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Image result for white pentagramImage result for white pentagramImage result for white pentagramImage result for white pentagramImage result for white pentagram – 5/5 (Loved it!)

Release Date: 6 March 2018 (UK + USA)
Publisher: Hot Key Books (UK), Feiwel Friends (USA)
Genre: Young adult, fantasy

How I read it: I got an eBook proof from the publisher via NetGalley!

Get it at Amazon UK:  To Kill a Kingdom

Princess Lira is siren royalty and the most lethal of them all. With the hearts of seventeen princes in her collection, she is revered across the sea. Until a twist of fate forces her to kill one of her own. To punish her daughter, the Sea Queen transforms Lira into the one thing they loathe most – a human. Robbed of her song, Lira has until the winter solstice to deliver Prince Elian’s heart to the Sea Queen or remain a human forever. 

The ocean is the only place Prince Elian calls home, even though he is heir to the most powerful kingdom in the world. Hunting sirens is more than an unsavoury hobby – it’s his calling. When he rescues a drowning woman in the ocean, she’s more than what she appears. She promises to help him find the key to destroying all of sirenkind for good. But can he trust her? And just how many deals will Elian have to barter to eliminate mankind’s greatest enemy?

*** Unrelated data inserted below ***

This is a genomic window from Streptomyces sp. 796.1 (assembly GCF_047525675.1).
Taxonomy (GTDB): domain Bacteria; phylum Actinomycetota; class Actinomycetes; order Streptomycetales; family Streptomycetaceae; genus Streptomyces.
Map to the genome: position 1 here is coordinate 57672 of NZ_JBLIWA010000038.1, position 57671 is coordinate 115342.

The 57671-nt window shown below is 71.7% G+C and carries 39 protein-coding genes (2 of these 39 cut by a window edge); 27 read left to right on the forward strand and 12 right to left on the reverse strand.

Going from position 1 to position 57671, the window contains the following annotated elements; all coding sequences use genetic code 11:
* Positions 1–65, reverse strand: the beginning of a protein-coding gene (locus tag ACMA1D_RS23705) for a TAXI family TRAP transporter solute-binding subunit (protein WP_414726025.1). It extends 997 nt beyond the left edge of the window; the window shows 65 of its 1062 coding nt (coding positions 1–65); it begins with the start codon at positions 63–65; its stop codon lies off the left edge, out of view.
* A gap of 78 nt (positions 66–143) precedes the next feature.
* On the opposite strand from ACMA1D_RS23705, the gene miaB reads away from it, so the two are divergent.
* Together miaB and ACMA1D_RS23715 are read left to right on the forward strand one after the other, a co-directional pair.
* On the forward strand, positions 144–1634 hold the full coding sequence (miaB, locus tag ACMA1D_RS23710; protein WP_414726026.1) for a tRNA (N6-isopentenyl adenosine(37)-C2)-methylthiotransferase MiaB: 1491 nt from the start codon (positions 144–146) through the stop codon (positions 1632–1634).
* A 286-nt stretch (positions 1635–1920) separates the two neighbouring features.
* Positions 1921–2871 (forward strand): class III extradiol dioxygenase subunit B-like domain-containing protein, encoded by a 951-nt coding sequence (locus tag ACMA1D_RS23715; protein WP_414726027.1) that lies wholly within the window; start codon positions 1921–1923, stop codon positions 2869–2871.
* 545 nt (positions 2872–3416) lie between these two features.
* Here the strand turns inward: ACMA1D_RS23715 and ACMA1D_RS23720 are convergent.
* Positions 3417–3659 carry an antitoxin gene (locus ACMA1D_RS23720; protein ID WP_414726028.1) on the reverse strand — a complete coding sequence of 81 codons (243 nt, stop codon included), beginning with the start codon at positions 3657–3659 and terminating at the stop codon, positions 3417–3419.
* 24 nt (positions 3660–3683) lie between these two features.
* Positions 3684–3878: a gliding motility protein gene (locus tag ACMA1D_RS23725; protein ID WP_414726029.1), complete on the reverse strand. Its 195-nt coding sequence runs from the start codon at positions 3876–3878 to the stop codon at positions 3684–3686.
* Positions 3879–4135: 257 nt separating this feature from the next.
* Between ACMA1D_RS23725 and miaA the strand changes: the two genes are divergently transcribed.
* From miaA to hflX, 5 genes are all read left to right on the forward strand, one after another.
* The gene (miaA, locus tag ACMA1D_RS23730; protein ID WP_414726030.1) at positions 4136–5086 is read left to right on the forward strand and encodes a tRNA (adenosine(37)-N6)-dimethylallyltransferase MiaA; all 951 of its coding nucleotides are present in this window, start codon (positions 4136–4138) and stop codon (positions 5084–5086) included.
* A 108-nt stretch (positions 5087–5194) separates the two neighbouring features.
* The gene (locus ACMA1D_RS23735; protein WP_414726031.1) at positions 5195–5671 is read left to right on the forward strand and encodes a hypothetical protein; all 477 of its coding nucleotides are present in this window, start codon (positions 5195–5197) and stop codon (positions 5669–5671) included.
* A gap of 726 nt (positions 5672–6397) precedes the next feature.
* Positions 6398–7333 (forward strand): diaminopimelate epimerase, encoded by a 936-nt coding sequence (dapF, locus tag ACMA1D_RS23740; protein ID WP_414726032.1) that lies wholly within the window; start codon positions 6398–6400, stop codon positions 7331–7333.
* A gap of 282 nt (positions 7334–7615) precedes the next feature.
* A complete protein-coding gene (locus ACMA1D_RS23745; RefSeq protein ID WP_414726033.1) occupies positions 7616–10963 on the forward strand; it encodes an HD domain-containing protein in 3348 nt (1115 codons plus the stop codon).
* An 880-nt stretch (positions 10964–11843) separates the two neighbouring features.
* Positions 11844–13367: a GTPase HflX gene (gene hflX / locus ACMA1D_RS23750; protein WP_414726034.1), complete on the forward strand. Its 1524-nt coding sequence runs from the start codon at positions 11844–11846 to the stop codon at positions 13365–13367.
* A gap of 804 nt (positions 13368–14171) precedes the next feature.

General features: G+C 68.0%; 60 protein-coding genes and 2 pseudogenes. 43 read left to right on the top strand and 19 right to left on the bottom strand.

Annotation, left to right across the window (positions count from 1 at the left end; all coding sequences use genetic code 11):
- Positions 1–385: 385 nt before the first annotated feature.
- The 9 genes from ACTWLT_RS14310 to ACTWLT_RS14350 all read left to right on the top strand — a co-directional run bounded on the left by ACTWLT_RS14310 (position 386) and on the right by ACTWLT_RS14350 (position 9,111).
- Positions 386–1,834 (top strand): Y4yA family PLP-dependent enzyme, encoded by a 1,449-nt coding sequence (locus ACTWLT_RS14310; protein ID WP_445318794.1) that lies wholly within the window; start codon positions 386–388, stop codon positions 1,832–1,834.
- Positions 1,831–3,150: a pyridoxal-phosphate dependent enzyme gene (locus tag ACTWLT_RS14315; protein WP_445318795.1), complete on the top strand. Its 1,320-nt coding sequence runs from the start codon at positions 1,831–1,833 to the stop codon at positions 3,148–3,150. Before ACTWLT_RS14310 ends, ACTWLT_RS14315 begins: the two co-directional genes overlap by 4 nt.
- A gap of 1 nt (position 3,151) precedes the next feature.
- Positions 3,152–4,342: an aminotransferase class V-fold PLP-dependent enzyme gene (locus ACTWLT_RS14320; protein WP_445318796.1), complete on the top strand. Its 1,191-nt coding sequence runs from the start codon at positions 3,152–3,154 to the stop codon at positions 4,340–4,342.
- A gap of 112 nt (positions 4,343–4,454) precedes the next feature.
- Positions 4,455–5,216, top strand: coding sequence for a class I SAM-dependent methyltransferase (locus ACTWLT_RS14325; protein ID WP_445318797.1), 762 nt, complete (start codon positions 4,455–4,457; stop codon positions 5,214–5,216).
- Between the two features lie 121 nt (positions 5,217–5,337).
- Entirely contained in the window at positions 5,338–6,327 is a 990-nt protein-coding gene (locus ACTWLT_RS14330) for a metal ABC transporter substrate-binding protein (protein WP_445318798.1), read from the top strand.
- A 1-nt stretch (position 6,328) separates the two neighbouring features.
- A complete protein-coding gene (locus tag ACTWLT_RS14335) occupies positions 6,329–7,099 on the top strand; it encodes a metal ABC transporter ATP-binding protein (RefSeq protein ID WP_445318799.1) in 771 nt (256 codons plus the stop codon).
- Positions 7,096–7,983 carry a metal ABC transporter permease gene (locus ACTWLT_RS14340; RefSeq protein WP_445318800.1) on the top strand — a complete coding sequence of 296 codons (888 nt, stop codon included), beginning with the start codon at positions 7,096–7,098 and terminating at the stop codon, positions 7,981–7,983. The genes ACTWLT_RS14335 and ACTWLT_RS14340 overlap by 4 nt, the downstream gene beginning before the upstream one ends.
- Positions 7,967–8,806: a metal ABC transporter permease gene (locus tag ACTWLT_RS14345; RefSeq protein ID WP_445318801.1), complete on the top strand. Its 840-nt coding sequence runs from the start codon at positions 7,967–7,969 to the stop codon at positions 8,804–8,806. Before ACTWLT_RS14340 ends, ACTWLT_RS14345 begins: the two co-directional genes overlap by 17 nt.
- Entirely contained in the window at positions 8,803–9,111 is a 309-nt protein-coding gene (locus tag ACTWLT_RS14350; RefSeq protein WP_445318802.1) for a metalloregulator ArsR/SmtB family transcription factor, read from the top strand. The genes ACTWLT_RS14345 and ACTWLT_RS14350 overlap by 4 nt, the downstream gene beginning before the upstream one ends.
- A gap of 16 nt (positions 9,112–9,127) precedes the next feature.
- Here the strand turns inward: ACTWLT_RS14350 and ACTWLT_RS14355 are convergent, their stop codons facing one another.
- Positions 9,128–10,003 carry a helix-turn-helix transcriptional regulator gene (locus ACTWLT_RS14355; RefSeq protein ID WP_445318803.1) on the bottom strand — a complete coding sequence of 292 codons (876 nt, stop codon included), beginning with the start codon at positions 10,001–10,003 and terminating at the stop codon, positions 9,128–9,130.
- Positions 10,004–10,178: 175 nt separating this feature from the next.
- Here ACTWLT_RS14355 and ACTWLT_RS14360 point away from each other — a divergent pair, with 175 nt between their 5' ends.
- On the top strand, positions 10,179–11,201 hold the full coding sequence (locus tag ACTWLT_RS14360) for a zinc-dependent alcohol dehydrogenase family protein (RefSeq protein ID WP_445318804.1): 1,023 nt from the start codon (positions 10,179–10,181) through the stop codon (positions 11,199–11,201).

Wow! This was AWESOME. It’s so rare to find well-developed second-world fantasy YA standalones – but this book managed to deliver a great story, three-dimensional characters and excellent world-building all within one single novel.

TO KILL A KINGDOM, to sum up, is a dark fantasy retelling of The Little Mermaid with sirens. And they’re FRIGHTENING sirens, who lure humans with their beautiful voices…and then rip their hearts out. Definitely bloodier than just drowning them! Lira is a cutthroat siren who is so feared that among humans she has become known as the Prince’s Bane – so named for her way of killing princes for their hearts every year in her birth month.

The plot is recognisable in places from the original fairytale, but Christo manages to keep it fresh, combining several legends and tales in a clever way – I loved the spin that Lira doesn’t lose the ability to speak like the Little Mermaid does, instead she loses her siren voice. She can no longer charm humans with her magical song – she has to now rely on her own wits and lies.

The book is split in two, with alternating chapters narrated by Lira and Elian. Both characters are interesting, deeply developed and had brilliant chemistry – and it’s a gradual, changing relationship that felt honest and real. The assortment of characters who populate the underwater kingdom of Keto and Elian’s ship are also charming – I particularly loved Lira’s relationship with her cousin. The Sea Queen is an excellent villain, and her complex relationship with Lira – who is her daughter – is fascinating to read.

With beautiful narration, lush descriptions of the fantasy kingdoms, and original spins on mermaid and siren lore (Jeez, those mermen though?? YUCK), TO KILL A KINGDOM is a must-read for anyone who loves fairytale-inspired high fantasy – especially if you’re not looking to get sucked into a series right now!

For fans of: HEARTLESS by Marissa Meyer, THE GIRL FROM EVERYWHERE by Heidi Heilig, A COURT OF THORNS AND ROSES by Sarah J. Maas

 

Big Bones – Laura Dockrill

Image result for big bones laura dockrill

Image result for white pentagramImage result for white pentagramImage result for white pentagramImage result for white pentagram – 4/5 (Great!)